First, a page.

(ATR) FIFA inspection chief Harold Mayne-Nicholls praises England’s World Cup bid team for organizing a "perfect" tour of the country’s bid to host the 2018 finals.
He said that he was "positive" an English World Cup "would be a great experience with a long lasting legacy for its people, as well as for football worldwide".
Mayne-Nicholls broke with protocol observed on previous inspection visits, eschewing the usual bland statements to give a glowing assessment of his team’s four-day visit.
The Chilean FA president was effusive in his praise of "the passion and dedication of the [English] football family", its "world-class" pitches, and the selection of football aristocracy brought out to meet the FIFA team.
But it was his comments about the England bid’s commitment to football legacy that were most striking.
Previously considered a weak point of the England bid, Mayne-Nicholls said the commitment to social and sporting legacy was "for sure one thing that we positively comment upon to the FIFA Executive Committee".
"As you know, football is all about partnership," Mayne-Nicholls said in his closing statement wrapping up FIFA's inspection.
"It was great to see that all of the big clubs run big social projects, trying to involve as many youngsters from disadvantaged backgrounds as possible.
"This kind of group approach of your programme - football united - included in the bid to improved living conditions, to improve social structures and take it to the world is very important to FIFA."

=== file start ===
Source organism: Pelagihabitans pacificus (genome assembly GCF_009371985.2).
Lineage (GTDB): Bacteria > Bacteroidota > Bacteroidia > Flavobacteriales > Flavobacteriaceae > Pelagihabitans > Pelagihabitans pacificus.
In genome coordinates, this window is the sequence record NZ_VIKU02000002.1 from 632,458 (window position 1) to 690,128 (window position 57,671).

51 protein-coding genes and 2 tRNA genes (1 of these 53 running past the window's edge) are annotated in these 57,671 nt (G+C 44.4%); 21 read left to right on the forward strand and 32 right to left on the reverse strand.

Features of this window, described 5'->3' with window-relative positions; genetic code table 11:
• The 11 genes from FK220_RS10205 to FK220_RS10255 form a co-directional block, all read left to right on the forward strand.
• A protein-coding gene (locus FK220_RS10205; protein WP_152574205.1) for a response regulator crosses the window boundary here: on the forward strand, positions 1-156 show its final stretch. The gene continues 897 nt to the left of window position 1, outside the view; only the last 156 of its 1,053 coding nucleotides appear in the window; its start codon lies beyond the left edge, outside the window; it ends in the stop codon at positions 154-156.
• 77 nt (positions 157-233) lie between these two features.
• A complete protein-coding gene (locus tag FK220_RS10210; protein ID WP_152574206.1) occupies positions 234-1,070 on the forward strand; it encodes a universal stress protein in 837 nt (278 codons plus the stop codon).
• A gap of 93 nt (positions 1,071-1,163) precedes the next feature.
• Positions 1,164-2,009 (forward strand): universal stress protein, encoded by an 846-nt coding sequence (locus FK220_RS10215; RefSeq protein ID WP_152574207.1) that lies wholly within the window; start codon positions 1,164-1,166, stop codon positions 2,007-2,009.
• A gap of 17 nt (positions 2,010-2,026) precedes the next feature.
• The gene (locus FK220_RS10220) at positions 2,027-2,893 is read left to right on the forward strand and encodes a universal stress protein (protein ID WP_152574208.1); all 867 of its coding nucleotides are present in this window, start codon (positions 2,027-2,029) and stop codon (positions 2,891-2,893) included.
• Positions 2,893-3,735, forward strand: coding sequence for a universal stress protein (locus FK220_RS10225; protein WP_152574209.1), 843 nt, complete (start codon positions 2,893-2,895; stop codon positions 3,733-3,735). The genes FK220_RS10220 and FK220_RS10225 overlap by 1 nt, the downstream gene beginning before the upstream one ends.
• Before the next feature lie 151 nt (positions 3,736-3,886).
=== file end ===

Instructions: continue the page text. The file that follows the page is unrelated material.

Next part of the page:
Mayne-Nicholls said that he and his team, which included South Africa 2010 CEO Danny Jordaan, had no concerns about transportation, safety or security.
He added that he "trusted" that England would fulfil its accommodation obligations to FIFA.
He said that the concept of English league clubs hosting the 32 participant World Cup teams made "perfect sense" to the inspection team.
"It will guarantee that all the teams will be able to practice in perfect conditions," he added.
He also praised England’s bid team for their organization of the visit.
"They have organized the visit in a perfect way, with great professionalism,but also with a great sense of friendship and hospitality," he said.
"We can positively sum up that all the needs and objects of our visit were met and we are positive that a World Cup in England in 2018 or 2022 would be a great experience with a long lasting legacy for its people, as well as for football worldwide."
Mayne-Nicholls comments came in Manchester, one of four cities visited by FIFA this week. London, Newcastle and Sunderland were the others.
In his statement, England 2018 CEO Andy Anson said that his bid team was taking nothing for granted, insisting: "We must improve what we have and we will do."
He promised to replicate with FIFA the strong partnership that the bid team have with 12 prospective host cities should England’s bid be successful.
"We’ll make sure that we all become one team, with a common goal: to stage the greatest possible FIFA World Cup in 2018. We believe that of all the advantages we bring to the partnership, the greatest is experience," he said.
"Football experience, hosting experience and commercial experience."
Mayne-Nicholls concluded his statement by assuring the English bid that British Prime Minister David Cameron, whose wife Samantha gave birth earlier this week, made the correct decision in declining the opportunity to meet with the inspectors.
"FIFA is a family too and we fully understand why he could not be with us," he said.
"The PM took the right decision. Family is the most important thing in life. Of course, more important than football."
Written by James Corbett.